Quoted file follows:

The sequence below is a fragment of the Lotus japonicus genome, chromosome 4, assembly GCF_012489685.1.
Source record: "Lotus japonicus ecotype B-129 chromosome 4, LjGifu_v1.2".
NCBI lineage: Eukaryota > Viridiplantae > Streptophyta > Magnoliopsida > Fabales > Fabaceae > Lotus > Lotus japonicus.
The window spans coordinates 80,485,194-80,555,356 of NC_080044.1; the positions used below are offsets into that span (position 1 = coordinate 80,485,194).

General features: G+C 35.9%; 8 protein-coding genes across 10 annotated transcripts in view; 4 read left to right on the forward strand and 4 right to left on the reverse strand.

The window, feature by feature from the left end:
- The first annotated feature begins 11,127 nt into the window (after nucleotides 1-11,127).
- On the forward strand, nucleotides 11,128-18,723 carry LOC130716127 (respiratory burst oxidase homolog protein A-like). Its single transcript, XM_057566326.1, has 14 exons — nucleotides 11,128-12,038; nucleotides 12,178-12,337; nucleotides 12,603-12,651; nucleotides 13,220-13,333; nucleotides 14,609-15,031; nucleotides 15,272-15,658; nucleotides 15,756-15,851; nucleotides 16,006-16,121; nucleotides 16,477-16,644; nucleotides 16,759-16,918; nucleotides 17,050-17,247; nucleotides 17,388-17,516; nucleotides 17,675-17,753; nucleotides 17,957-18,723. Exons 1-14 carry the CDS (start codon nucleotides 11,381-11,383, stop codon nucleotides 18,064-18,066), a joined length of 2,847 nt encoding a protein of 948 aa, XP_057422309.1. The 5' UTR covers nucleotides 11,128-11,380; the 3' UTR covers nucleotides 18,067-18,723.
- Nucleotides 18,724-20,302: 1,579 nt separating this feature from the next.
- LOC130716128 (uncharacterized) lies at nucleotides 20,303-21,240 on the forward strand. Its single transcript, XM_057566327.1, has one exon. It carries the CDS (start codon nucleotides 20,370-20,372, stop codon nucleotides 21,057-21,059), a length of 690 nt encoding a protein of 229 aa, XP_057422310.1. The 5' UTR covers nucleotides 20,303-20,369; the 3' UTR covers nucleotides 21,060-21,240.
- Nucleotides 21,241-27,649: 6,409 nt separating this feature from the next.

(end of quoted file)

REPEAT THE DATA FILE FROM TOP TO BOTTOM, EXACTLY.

The sequence below is a fragment of the Lotus japonicus genome, chromosome 4, assembly GCF_012489685.1.
Source record: "Lotus japonicus ecotype B-129 chromosome 4, LjGifu_v1.2".
NCBI lineage: Eukaryota > Viridiplantae > Streptophyta > Magnoliopsida > Fabales > Fabaceae > Lotus > Lotus japonicus.
The window spans coordinates 80,485,194-80,555,356 of NC_080044.1; the positions used below are offsets into that span (position 1 = coordinate 80,485,194).

General features: G+C 35.9%; 8 protein-coding genes across 10 annotated transcripts in view; 4 read left to right on the forward strand and 4 right to left on the reverse strand.

The window, feature by feature from the left end:
- The first annotated feature begins 11,127 nt into the window (after nucleotides 1-11,127).
- On the forward strand, nucleotides 11,128-18,723 carry LOC130716127 (respiratory burst oxidase homolog protein A-like). Its single transcript, XM_057566326.1, has 14 exons — nucleotides 11,128-12,038; nucleotides 12,178-12,337; nucleotides 12,603-12,651; nucleotides 13,220-13,333; nucleotides 14,609-15,031; nucleotides 15,272-15,658; nucleotides 15,756-15,851; nucleotides 16,006-16,121; nucleotides 16,477-16,644; nucleotides 16,759-16,918; nucleotides 17,050-17,247; nucleotides 17,388-17,516; nucleotides 17,675-17,753; nucleotides 17,957-18,723. Exons 1-14 carry the CDS (start codon nucleotides 11,381-11,383, stop codon nucleotides 18,064-18,066), a joined length of 2,847 nt encoding a protein of 948 aa, XP_057422309.1. The 5' UTR covers nucleotides 11,128-11,380; the 3' UTR covers nucleotides 18,067-18,723.
- Nucleotides 18,724-20,302: 1,579 nt separating this feature from the next.
- LOC130716128 (uncharacterized) lies at nucleotides 20,303-21,240 on the forward strand. Its single transcript, XM_057566327.1, has one exon. It carries the CDS (start codon nucleotides 20,370-20,372, stop codon nucleotides 21,057-21,059), a length of 690 nt encoding a protein of 229 aa, XP_057422310.1. The 5' UTR covers nucleotides 20,303-20,369; the 3' UTR covers nucleotides 21,060-21,240.
- Nucleotides 21,241-27,649: 6,409 nt separating this feature from the next.